Sunday, November 19, 2006


But not in the sense of "I'm owed this."

I'm currently in the process of rewriting a number of stories, and have come to the conclusion that their titles simply don't work. Some of them give away the conclusion of the story. Others sound like something out of a standard genre cliche list, or just plain clunky and stupid.

A bad title can actually prejudice an editor or first reader against a story to the point that it simply won't get a fair reading. But you have to have something in that "title" slot -- to send a story in without a title would be considered about as unprofessional as sending it written in crayon on brown paper bags. Leaving a story untitled because you can't come up with a good one will pretty well guarantee that it will not be read.

But coming up with a new title is often an exercise in frustration. Ideally, a title should perfectly encapsulate the story, yet not spoil any surprises or destroy the tension of the story. It should be catchy and memorable, but not trite or cliched. It should resonate on several levels, and not clash in terms of culture: ie, a fantasy set in a quasi-European medieval setting probably shouldn't have a title that is drawn from Buddhist philosophy or Eastern martial arts, unless there is a very good reason for it. Similarly, a title in Latin, drawn from or even suggestive of medieval Catholicism, probably wouldn't be a good fit for a story set in medieval Japan or an analog thereof.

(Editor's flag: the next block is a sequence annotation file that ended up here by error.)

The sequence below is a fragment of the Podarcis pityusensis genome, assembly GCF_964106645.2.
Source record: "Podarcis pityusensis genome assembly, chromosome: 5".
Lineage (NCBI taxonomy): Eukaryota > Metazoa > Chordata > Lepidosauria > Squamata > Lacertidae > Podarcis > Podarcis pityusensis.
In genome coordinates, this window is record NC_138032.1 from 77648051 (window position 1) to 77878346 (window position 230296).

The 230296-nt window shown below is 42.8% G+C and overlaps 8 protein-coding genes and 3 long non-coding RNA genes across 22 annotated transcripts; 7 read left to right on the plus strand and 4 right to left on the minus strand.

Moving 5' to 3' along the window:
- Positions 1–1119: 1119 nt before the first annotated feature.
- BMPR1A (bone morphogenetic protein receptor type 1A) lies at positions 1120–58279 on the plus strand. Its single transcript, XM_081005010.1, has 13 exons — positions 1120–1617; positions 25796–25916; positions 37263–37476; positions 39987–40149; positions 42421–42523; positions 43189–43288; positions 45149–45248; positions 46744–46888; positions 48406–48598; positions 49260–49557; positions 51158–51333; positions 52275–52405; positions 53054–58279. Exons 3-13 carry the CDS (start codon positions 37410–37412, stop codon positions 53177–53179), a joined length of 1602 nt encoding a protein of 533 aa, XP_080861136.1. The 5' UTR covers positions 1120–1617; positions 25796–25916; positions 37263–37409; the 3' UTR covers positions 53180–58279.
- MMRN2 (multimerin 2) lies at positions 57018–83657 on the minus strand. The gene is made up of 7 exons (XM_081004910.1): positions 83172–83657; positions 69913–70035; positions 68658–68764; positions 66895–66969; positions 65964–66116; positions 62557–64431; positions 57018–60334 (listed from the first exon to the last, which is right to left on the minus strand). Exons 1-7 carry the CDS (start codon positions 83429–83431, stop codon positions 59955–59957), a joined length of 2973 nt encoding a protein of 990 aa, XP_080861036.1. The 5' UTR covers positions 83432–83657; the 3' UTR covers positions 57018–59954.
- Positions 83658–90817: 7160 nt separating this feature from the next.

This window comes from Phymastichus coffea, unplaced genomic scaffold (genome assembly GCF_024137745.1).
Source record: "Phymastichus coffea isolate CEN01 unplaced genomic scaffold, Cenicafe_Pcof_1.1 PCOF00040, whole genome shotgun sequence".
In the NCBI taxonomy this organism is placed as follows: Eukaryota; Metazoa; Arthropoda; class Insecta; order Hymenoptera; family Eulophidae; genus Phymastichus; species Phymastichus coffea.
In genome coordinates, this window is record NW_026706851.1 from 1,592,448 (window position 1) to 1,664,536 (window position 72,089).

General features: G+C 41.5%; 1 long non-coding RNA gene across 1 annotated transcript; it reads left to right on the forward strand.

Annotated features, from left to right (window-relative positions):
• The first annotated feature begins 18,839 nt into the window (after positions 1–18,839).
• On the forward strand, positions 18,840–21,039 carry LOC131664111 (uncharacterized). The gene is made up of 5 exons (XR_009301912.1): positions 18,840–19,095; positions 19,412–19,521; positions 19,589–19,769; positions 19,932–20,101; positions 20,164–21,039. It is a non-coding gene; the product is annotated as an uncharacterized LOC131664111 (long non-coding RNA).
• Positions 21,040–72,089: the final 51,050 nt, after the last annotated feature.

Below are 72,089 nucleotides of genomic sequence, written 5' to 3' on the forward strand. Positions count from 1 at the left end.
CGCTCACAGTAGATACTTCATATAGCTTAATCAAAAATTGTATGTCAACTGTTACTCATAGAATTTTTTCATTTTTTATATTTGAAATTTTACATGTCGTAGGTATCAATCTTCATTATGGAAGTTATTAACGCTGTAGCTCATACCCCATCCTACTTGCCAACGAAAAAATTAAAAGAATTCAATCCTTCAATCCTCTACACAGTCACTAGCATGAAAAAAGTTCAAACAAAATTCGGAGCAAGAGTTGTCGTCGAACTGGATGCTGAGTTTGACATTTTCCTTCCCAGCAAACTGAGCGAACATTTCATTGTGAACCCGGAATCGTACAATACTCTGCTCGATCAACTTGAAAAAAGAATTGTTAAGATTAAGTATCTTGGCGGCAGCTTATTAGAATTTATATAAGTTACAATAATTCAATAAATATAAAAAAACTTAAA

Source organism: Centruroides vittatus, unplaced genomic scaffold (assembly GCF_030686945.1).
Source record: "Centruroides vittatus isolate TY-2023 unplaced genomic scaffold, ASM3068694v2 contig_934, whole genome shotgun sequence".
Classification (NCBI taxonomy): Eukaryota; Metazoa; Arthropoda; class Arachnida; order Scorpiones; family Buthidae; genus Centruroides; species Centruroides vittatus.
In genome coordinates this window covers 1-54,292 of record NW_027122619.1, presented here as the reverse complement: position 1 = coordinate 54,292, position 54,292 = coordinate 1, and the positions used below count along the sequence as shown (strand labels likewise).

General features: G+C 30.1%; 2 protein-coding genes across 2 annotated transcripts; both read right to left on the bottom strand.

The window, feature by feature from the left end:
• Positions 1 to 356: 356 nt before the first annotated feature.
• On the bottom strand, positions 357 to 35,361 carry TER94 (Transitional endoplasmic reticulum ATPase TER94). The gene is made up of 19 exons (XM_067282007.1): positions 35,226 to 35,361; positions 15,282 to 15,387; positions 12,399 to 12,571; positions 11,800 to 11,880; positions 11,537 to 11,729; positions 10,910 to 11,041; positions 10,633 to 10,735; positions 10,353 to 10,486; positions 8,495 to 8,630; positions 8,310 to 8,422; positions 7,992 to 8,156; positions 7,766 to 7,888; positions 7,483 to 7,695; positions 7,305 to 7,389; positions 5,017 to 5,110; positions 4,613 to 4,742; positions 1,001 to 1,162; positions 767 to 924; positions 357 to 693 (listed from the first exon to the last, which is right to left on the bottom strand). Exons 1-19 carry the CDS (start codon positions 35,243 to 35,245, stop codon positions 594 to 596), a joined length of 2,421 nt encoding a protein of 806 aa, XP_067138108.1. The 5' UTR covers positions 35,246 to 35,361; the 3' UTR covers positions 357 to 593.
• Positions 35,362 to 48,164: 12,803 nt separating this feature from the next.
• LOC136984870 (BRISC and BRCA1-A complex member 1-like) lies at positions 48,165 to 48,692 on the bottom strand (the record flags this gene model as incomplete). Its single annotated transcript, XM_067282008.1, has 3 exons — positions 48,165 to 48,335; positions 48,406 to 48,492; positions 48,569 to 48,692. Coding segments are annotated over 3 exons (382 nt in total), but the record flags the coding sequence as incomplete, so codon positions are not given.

In other words, a title should fit. And that's what's hard.

Sometimes I'm lucky and the story comes with a clear and obvious title from the beginning. A few times, I've had the title come first and have to pull and tug at it until I was able to pull the story out. But far more frequent are the stories that languish for ages with working titles that are little more than the name of a major character, or a place. And when it comes time to get them ready to send out, the hardest part is often finding a suitable title for them.